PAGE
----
Shoot. Now what is there to look forward to?

Thursday, August 28, 2008

Throw Your Clothes on the Floor



Ever since the trip to the Scera theater to watch Pride and Prejudice the musical (along with the lesbian lovers and other side shows the musical aided in providing) we have been planning to attend tonight's Boyz II Men concert. We have listened to their II CD over and over... or at least some of their songs over and over and over and over. And we made t-shirts, complete with Rhinestones. So tonight, we were ready... and we enjoyed almost every minute of it. Or would have, had we been able to see the stage!


Recipe for the best night ever:

1. 1 Grassy knoll
2. 1 beautiful, cloudless night with a sky full of stars
3. 6 large Polynesian men
4. the Polynesians' amazon women (some were white...still HUGE)
5. 2 Awesome roommates
6. 1 HOT BYU basketball player -his girlfriend
7. BOYZ II MEN!!!!
8. frozen yogurt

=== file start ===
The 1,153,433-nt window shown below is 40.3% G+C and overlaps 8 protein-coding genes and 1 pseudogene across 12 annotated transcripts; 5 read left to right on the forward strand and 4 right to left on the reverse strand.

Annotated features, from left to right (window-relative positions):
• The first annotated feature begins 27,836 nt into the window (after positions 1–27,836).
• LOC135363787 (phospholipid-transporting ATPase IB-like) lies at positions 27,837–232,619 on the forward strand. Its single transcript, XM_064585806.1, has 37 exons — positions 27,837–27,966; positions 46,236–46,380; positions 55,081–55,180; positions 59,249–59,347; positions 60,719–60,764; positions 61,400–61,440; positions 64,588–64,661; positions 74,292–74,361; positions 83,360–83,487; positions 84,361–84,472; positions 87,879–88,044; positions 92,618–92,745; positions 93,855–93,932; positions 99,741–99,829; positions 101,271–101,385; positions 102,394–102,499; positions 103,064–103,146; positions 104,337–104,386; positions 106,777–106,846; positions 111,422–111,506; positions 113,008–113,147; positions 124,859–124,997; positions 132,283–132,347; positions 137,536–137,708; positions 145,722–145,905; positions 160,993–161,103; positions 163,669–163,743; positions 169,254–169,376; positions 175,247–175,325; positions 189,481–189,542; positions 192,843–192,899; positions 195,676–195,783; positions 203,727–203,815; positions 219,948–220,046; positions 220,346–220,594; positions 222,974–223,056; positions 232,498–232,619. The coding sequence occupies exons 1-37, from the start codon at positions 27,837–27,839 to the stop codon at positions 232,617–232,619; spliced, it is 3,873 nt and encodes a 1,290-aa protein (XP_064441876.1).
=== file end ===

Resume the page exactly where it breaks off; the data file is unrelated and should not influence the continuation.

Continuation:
We went to the concert with high expectations. Arriving at 6:55 p.m. when the concert was supposed to start at 8:00 p.m. We walked in and the blanketed area was already full. Content to sit at the top of the hill overlooking the rest of the area and stage, we entertained ourselves by taking pictures.





Our fun was disrupted when some guy came with his little blanket and tried to squeeze into a almost non-existent spot, claiming to be "desperate" for a place to sit (the place was packed and it was still forty-five minutes until start time) in front of the group of Polynesian women (so called because their dates/husbands were Polys, not necessarily because they were...all were Amazon women, though) to which they said they would scoot their blanket forward and he could place his blanket in front of us. While it was just him, we were reluctant but willing to "cut" in front of us... That is, until he started listening to our conversations and making faces at us. He offered to take some of our pictures, to which we declined.

When the show started, we were treated to a talent show of some sort. Most the acts were decent, but nothing too spectacular. Until an 11-year old got up and started singing I Will Always Love You. I've seen so many people butcher this song on American Idol, that I thought, there is no way this girl can pull it off. And yet, I was proven wrong! This girl nailed it. Definitely winner, hands down. She was amazing, and 11.